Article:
- 06 July 2022 - 07 August 2022
- Main Gallery, Media Gallery, Mezzanine Gallery, Park Gallery
As our province recovers from yet another challenging sequence of events, one of Durban’s foremost poets, Mafika Gwala (1946-2014), reminds us that life has always been a pretty complicated business. There are no free rides. His poem, Getting off the Ride, written in 1977, delivers a series of keenly observed sketches that temper a sense of hopelessness with snatches of courageous optimism and resilience.
Written in another, equally difficult era, his words stand as the point of departure for inspiration to interpret where we stand today.
Members are invited to submit an artwork that speaks to themes, thoughts or ideas uncovered in Gwala’s vivid words. All mediums are welcome, including digital, performance and sound; the media gallery is available for digital and film submissions. Dimensions of work cannot exceed 1.5m, and only work made in 2022 in response to the theme will be accepted. Submissions that are not accompanied by a completed entry form will not be eligible for selection.
The KZNSA Exhibition sub-committee reserve the right to select work for the judges’ consideration for the award.
Opening Event and Prize Giving: Wednesday, 6 July 2022 from 17h30
Works to be submitted during the times below, accompanied by a completed entry form:
Friday 1 July 09h00 - 16h00
Saturday 2 July 09h00 - 15h00
Sunday 3 July 09h00 - 14h00
No late submissions will be accepted
For more information or enquiries, please email firstname.lastname@example.org. To download the poem, click here
from: Getting off the Ride by Mafika Gwala
I know this ride bloody well.
I’m from those squatted mothers
Those squatted mothers in the draughty air;
Those mothers selling handouts,
Those mothers selling fruits,
Those mothers selling vegetables,
Those mothers selling till dusk
in the dusty street of Clermont, Thembisa,
Alex, Galeshewe, Dimbaza, Pietersburg.
Those mothers in dusty and tearful streets
that are found in Stanger, Mandeni, Empangeni
Hammarsdale, Mabopane, Machibisa, Soweto.
I’m one of the sons of those black mamas,
Was brought up in those dust streets;
I’m the black mama’s son who vomits
On the doorstep of his shack home, pissed with
concoction. Because his world and the world
in town are as separate as the mountain ranges
and the deep sea.
I’m the naked boy
running down a muddy road,
the rain pouring bleatingly
in Verulam’s Mission Station;
With the removal trucks brawling for starts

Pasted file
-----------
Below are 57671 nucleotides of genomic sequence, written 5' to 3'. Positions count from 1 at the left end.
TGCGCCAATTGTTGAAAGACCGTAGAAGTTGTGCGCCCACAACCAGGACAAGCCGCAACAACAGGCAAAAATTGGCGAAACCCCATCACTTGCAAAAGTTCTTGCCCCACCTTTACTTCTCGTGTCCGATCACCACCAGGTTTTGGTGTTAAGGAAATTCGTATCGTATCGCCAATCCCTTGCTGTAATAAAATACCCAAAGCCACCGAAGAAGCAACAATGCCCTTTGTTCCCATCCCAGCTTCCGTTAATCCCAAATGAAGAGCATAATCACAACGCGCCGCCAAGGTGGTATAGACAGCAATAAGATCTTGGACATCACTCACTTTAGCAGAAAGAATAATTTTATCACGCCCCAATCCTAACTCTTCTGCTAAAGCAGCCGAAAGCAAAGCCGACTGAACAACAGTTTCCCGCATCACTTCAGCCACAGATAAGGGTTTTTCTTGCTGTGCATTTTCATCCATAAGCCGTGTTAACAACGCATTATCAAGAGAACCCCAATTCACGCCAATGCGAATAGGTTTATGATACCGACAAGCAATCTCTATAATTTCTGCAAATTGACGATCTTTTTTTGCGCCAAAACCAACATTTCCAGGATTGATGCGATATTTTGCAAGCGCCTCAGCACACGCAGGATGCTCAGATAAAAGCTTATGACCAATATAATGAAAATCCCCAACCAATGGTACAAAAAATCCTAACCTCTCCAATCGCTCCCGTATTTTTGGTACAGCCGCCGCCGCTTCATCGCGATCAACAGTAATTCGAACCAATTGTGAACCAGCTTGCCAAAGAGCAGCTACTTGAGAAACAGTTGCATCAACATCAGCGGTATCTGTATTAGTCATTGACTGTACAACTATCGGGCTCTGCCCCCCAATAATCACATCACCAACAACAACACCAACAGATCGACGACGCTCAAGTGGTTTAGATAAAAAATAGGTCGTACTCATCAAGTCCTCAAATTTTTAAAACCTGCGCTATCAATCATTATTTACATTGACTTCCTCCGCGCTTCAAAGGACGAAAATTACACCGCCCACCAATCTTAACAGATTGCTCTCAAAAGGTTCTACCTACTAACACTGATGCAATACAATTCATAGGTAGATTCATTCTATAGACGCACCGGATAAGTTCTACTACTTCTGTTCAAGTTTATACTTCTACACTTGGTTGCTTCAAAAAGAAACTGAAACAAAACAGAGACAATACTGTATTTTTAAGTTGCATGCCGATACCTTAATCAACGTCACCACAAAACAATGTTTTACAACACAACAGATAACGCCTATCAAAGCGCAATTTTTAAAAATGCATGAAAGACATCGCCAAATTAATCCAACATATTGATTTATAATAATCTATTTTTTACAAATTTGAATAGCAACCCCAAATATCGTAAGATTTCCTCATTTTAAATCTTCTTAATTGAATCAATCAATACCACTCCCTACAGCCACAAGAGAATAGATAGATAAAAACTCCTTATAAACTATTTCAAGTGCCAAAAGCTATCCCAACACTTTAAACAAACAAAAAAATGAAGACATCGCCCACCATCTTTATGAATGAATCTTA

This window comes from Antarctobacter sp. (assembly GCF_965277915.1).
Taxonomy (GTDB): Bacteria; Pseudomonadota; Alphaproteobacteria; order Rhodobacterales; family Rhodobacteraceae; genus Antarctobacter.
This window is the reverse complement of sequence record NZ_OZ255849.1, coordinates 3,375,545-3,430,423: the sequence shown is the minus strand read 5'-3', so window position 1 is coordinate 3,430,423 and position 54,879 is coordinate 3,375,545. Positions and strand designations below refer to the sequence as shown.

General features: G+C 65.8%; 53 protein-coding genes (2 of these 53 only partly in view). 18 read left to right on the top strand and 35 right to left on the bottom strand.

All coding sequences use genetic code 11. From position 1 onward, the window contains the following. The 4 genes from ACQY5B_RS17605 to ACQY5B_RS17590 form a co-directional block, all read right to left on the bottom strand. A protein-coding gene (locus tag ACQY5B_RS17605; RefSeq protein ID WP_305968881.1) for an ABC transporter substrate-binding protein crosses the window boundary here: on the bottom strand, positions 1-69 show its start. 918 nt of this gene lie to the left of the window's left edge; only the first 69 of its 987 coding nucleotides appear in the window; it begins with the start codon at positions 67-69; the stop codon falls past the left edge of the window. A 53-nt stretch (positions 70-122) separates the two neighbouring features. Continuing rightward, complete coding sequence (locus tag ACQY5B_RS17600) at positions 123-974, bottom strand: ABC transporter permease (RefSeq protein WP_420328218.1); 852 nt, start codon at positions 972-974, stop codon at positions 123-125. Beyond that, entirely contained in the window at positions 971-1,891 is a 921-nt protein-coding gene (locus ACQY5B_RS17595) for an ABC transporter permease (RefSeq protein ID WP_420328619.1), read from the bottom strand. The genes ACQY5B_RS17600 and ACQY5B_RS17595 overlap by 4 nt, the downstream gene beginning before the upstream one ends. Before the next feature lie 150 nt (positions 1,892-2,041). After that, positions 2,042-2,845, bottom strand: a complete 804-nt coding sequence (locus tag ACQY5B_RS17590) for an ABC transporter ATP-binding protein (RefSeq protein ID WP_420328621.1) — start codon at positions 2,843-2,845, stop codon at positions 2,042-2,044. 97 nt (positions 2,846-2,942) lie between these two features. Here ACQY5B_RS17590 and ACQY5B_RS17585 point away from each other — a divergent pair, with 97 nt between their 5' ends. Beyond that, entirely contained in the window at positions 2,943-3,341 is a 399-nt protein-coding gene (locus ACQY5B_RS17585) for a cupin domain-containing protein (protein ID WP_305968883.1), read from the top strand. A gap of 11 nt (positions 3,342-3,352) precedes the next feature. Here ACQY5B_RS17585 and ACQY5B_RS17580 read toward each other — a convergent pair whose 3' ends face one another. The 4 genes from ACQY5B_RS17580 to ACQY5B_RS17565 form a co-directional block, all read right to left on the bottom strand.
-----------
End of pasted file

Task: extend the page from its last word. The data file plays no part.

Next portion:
Starts leading to some stifling redbricked
ghetto of four-roomed houses at Ntazuma.
I’m the pipeskyf pulling cat
standing in the passage behind Ndlovu’s barbershop
Making dreams and dreams
Dreaming makes and makes;
Dreaming, making and making, dreaming
with poetry and drama scripts
rotting under mats
or being eaten by the rats.
I’m the staggering cat on Saturday morning’s
West Street. The cat whose shattered hopes
were bottled up in beers, cane, vodka;
Hopes shattered by a system that once offered
liquor to ‘Exempted Natives’ only.
I’m the bitter son leaning against the lamp post
Not wishing to go to school
where his elder brother spent years, wasted years
at school wanting to be white; only to end as
I’m the skolly who’s thrown himself
out of a fast moving train
Just to avoid blows, kicks and the hole.
I’m one of the surviving children of Sharpeville
Whose black mothers spelled it out in blood.
I’m the skhotheni who confronts devileyed cops
down Durban’s May Street . . .
Since he’s got no way to go out.
I’m the young tsotsi found murdered in a donga
in the unlit streets of Edendale, Mdantsane.
. . .
I’m the puzzled student
burning to make head and tail of Aristotle
because he hasn’t heard of the buried
Kingdom of Benin or the Zimbabwe Empire,
The student who is swotting himself to madness
striving for universal truths made untrue.
I’m the black South African exile who has come
across a coughing drunk nursing his tuberculosis
on a New York pavement and remembered
he’s not free.
I’m the black newspaper vendor
standing on the street corner 2 o’clock
in the morning of Sunday,
Distributing news to those night life crazy
nice-timers who will oneday come into knocks
with the real news
I’m the youthful Black with hopes of life
standing on file queue for a job
at the local chief’s kraal,
This chief who has let himself and his people
into some confused Bantustan kaak
Where there’s bare soil, rocks and cracking cakes
of rondavel mudbricks.
I’m the lonely poet
who trudges the township’s ghetto passages
pursuing the light,
The light that can only come though a totality
Change in minds, change
Change in social standings, change
Change in means of living, change
Change in dreams and hopes, change
Dreams and hopes that are Black
Dreams and hopes where games end
Dreams where there’s end to man’s
creation of gas chambers and concentration camps.
I’m the Africa Kwela instrumentalist whose notes